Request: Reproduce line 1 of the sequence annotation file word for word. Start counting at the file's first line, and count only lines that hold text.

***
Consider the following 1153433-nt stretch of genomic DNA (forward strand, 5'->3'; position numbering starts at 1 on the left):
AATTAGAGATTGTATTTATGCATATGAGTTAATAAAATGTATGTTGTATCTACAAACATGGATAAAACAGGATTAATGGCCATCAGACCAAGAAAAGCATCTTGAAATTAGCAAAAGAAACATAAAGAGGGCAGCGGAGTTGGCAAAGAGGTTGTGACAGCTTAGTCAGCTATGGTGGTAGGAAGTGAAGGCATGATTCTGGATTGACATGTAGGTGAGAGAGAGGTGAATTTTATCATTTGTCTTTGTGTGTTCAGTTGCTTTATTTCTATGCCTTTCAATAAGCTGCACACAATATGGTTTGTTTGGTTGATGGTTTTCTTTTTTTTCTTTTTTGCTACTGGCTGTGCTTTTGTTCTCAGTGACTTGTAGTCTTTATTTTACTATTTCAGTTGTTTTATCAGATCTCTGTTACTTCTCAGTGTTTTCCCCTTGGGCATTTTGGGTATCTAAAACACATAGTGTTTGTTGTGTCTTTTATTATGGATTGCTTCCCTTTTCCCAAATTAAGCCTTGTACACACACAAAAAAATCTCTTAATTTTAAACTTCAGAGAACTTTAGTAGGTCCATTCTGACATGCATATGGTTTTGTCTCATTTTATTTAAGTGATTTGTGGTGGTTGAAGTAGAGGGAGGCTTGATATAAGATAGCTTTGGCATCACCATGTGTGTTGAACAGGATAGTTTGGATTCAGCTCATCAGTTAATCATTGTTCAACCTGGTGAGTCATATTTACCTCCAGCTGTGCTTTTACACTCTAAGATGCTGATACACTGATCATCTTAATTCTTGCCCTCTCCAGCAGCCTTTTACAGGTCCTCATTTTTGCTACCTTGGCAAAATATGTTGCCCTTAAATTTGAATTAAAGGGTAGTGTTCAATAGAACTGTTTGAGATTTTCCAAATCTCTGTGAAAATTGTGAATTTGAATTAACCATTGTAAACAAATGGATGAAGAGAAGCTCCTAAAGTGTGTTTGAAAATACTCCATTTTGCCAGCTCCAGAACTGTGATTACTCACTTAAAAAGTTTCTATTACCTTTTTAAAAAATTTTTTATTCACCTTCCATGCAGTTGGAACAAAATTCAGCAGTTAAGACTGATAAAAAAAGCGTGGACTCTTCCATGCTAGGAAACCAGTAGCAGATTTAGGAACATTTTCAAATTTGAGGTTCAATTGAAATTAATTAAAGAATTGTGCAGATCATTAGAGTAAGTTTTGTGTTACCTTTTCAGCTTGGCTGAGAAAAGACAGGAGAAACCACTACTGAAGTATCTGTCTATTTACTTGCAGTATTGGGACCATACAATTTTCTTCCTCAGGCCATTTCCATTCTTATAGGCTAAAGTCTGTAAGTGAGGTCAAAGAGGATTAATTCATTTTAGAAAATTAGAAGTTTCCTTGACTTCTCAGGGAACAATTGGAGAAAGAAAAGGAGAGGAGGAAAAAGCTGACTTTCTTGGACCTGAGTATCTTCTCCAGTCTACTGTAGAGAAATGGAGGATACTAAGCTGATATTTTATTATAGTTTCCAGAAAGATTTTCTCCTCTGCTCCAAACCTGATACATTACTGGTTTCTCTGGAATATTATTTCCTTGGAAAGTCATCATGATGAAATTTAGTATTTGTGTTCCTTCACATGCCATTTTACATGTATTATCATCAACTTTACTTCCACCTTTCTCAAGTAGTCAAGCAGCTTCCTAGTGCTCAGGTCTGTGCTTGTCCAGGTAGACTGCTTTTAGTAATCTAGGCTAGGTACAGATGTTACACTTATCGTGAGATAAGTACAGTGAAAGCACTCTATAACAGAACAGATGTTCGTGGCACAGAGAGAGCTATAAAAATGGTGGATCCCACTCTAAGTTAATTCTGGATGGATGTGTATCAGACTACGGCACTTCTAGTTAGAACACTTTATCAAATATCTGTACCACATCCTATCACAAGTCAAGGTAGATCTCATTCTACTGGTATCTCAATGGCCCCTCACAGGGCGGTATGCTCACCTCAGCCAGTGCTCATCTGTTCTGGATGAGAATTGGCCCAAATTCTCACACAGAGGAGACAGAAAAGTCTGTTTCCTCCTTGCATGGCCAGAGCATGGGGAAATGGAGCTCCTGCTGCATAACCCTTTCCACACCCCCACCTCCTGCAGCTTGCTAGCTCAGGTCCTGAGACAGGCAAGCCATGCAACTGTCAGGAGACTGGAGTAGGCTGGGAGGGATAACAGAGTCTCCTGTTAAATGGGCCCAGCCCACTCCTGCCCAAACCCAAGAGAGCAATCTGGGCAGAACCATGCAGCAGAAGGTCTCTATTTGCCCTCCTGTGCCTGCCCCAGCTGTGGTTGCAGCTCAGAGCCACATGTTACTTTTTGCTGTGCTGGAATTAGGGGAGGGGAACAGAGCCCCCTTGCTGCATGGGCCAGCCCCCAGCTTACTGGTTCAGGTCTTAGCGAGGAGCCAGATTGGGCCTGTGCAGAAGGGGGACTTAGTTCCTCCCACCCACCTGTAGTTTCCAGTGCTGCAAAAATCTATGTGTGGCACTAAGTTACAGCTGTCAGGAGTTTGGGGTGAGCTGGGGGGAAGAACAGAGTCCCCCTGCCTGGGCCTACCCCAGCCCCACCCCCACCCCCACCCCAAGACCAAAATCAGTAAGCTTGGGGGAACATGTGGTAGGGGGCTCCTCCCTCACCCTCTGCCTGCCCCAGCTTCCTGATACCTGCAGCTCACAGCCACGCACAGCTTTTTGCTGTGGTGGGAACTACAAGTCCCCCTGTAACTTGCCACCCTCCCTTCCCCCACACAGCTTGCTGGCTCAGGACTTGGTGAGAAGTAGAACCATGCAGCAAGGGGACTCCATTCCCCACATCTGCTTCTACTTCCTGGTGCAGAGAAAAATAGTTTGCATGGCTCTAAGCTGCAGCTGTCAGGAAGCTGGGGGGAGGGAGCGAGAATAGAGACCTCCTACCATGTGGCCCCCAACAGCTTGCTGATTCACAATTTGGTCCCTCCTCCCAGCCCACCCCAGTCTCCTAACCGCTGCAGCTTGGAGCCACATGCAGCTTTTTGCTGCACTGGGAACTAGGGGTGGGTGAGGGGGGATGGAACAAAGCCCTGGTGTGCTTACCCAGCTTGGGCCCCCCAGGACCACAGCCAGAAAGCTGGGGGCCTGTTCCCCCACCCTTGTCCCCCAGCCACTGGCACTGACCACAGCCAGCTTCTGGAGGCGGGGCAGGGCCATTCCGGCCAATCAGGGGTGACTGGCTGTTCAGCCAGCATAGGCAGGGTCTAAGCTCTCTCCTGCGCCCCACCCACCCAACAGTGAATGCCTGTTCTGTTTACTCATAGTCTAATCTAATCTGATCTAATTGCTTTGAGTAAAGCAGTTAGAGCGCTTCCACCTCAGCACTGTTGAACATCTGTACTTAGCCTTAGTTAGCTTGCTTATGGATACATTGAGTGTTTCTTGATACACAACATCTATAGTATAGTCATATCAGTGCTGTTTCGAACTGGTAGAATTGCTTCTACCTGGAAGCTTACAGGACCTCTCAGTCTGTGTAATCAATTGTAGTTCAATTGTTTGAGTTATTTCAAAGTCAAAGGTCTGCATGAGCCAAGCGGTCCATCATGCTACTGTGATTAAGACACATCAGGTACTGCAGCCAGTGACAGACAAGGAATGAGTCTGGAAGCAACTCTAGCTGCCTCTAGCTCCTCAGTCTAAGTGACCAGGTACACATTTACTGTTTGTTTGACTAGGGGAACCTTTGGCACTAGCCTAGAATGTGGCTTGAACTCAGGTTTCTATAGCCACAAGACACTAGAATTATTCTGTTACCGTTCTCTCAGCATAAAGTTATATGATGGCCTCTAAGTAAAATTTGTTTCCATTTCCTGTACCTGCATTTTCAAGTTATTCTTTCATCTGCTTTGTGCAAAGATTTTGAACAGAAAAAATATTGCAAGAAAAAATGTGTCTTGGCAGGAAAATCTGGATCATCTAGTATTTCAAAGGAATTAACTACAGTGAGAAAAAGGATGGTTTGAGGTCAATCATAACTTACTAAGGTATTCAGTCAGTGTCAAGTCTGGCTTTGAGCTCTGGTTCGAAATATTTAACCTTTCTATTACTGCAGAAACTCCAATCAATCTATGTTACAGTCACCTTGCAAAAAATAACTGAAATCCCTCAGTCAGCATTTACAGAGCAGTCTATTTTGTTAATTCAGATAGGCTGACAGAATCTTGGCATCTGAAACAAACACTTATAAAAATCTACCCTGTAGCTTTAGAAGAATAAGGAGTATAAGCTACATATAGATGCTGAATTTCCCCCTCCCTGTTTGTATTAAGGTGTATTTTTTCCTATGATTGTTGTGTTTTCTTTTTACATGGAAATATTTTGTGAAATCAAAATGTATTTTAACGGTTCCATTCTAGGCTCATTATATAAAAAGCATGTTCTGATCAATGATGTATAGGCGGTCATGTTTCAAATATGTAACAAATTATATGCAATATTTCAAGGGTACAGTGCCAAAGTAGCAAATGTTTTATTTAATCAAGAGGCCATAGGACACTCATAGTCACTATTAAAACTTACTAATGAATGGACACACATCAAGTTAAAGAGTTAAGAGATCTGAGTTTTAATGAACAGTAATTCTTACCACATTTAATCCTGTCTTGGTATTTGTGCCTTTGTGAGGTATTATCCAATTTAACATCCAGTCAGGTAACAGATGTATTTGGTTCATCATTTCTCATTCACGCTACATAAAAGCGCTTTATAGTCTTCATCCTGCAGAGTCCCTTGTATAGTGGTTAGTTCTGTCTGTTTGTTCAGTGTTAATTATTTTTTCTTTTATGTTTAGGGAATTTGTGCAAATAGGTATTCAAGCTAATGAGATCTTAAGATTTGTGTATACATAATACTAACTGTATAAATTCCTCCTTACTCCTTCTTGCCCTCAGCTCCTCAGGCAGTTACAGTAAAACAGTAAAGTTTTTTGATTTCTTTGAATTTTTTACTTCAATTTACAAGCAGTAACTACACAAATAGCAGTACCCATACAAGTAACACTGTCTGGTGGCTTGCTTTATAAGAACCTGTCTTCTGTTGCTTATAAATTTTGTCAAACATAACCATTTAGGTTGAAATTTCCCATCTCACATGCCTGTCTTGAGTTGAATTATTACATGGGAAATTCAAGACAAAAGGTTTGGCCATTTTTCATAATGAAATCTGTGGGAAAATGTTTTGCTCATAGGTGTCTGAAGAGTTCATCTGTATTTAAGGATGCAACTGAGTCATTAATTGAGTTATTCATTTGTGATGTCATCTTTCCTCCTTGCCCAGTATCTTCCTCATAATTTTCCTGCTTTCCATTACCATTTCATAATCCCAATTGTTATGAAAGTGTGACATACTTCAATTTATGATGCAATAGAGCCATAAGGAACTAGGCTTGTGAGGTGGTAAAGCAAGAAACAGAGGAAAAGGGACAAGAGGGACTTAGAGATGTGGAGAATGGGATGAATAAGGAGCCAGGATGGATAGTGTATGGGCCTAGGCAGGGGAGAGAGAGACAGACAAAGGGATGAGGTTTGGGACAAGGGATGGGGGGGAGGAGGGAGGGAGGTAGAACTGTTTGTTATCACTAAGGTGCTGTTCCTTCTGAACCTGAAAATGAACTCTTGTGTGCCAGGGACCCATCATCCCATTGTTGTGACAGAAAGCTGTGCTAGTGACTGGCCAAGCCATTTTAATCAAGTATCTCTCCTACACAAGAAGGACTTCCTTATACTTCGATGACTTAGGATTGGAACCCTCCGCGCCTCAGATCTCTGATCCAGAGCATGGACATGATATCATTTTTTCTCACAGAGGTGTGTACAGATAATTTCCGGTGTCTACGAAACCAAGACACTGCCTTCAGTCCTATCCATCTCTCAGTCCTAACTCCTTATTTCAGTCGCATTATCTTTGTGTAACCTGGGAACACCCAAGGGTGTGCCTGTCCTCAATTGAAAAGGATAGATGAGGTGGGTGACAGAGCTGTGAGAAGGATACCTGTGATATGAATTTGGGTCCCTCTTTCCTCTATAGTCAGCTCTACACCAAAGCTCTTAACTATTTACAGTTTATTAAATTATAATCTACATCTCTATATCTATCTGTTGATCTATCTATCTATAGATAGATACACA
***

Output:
Consider the following 1153433-nt stretch of genomic DNA (forward strand, 5'->3'; position numbering starts at 1 on the left):